CGIAR Launches Projects on Women and Low-Emissions Agriculture in Bangladesh, Cambodia and Honduras
6 March 2014: The Consultative Group on International Agricultural Research's (CGIAR) Research Program on Climate Change, Agriculture and Food Security (CCAFS) has initiated three action research projects in Bangladesh, Cambodia and Honduras as part of its gender strategy, which seeks to advance climate mitigation efforts that benefit both men and women farmers. These projects aim to understand the complex and surprising impacts agricultural practices and climate policies can have on women and local livelihoods.
The three projects, led by Prolinnova, an international network hosted by CCAFS and the ETC Foundation, will focus on how women farmers impact, and are impacted by, local innovations, technologies and agricultural policies across different cultures, contexts and scales. The projects also seek to identify examples of women as leaders and problem-solvers and explore how such efforts could be replicated and scaled up.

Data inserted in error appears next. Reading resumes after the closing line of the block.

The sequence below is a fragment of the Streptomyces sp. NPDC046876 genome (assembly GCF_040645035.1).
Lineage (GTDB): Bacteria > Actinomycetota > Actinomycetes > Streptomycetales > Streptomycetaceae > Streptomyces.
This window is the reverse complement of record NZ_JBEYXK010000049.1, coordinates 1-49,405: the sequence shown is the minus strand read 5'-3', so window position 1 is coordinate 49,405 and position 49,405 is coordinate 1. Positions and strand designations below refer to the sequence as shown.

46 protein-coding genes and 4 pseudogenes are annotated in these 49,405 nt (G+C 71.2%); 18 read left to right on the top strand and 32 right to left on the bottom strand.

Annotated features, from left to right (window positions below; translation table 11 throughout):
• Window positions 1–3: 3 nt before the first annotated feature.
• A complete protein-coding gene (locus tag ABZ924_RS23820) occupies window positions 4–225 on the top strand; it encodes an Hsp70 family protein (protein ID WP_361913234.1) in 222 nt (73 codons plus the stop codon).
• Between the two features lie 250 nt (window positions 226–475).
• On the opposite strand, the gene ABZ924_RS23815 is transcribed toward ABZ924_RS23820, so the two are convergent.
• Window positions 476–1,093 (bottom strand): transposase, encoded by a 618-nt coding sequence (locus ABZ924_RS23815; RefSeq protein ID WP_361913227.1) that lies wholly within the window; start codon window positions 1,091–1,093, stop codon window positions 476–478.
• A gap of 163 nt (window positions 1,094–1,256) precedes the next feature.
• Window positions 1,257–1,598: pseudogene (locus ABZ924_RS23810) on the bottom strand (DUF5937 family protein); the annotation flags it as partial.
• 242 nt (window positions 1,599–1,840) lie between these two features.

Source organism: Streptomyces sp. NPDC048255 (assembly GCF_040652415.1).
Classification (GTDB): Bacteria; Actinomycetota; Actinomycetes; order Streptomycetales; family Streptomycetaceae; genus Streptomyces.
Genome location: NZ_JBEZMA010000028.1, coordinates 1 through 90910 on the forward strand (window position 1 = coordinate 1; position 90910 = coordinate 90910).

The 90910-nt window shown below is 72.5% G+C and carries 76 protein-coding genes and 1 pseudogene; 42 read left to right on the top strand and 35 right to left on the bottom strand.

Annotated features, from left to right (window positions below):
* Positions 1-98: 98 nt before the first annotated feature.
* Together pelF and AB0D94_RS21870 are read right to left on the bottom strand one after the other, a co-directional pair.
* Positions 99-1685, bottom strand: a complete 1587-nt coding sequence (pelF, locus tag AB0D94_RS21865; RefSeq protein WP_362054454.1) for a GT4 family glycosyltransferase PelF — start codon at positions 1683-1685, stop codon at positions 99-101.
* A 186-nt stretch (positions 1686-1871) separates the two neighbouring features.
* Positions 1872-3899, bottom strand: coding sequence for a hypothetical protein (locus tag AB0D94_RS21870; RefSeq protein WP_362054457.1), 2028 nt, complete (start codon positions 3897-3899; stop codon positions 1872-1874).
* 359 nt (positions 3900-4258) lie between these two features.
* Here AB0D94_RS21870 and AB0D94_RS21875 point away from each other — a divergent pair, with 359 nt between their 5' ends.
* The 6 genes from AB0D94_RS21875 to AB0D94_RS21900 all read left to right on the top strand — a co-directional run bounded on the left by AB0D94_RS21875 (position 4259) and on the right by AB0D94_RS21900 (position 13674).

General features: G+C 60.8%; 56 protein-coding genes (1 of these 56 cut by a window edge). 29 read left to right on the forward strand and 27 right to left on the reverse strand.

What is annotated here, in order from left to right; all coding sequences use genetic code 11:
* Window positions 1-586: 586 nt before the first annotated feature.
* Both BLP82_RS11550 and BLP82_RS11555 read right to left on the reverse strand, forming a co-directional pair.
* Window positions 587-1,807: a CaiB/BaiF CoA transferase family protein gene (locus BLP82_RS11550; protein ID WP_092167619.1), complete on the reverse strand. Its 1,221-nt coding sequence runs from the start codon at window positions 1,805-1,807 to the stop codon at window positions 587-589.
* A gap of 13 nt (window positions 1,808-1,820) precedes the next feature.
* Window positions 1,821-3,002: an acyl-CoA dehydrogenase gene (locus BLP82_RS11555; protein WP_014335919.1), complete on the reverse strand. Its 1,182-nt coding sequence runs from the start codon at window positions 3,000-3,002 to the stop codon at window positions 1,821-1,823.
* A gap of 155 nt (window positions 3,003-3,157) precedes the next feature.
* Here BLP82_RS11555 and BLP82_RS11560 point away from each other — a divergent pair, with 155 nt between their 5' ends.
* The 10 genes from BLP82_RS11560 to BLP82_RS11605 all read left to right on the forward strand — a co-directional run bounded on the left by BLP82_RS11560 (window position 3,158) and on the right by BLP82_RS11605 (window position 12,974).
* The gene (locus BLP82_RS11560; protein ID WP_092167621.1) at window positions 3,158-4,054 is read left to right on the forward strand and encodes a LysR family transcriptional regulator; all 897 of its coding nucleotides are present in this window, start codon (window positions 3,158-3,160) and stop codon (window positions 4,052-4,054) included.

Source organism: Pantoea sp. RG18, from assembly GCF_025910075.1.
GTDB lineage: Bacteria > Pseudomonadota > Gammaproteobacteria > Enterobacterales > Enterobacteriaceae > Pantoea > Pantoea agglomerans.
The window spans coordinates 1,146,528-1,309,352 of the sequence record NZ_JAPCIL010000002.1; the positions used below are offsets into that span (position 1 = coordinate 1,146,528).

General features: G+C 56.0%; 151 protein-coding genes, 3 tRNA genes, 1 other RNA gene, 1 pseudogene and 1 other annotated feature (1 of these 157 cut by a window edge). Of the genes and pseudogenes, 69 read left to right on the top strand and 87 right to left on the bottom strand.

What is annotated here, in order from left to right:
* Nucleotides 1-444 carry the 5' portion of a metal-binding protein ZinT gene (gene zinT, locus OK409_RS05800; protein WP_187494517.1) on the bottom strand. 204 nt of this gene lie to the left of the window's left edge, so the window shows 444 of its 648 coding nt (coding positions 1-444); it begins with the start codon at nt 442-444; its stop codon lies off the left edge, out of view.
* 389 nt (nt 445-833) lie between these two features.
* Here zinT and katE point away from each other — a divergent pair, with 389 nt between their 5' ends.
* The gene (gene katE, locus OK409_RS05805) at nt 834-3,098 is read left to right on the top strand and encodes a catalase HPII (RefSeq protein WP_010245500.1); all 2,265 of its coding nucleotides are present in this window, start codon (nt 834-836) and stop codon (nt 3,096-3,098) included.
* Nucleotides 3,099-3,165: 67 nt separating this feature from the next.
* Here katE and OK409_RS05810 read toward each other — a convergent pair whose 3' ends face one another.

The Bangladesh project will investigate how women farmers are using information and communication technologies (ICT) to share information with each other and their communities, with an emphasis on reducing deforestation and forest degradation while also improving crop yield, soil health and carbon sequestration.
In Cambodia, the project will examine the application of bioslurry and biochar to depleted soils, a practice farmers participating in the study pursued to address fuelwood scarcity, soil depletion and drought.
The Honduras project will explore how women are integrating social and environmental goals into agroforestry practices for food, fuel and fiber. The project, which also seeks to expand the use of energy-efficient cookstoves, will be the first agroforestry project in the country to measure carbon sequestration at the farm level. [CCAFS Blog] [Prolinnova Website] [Project Website]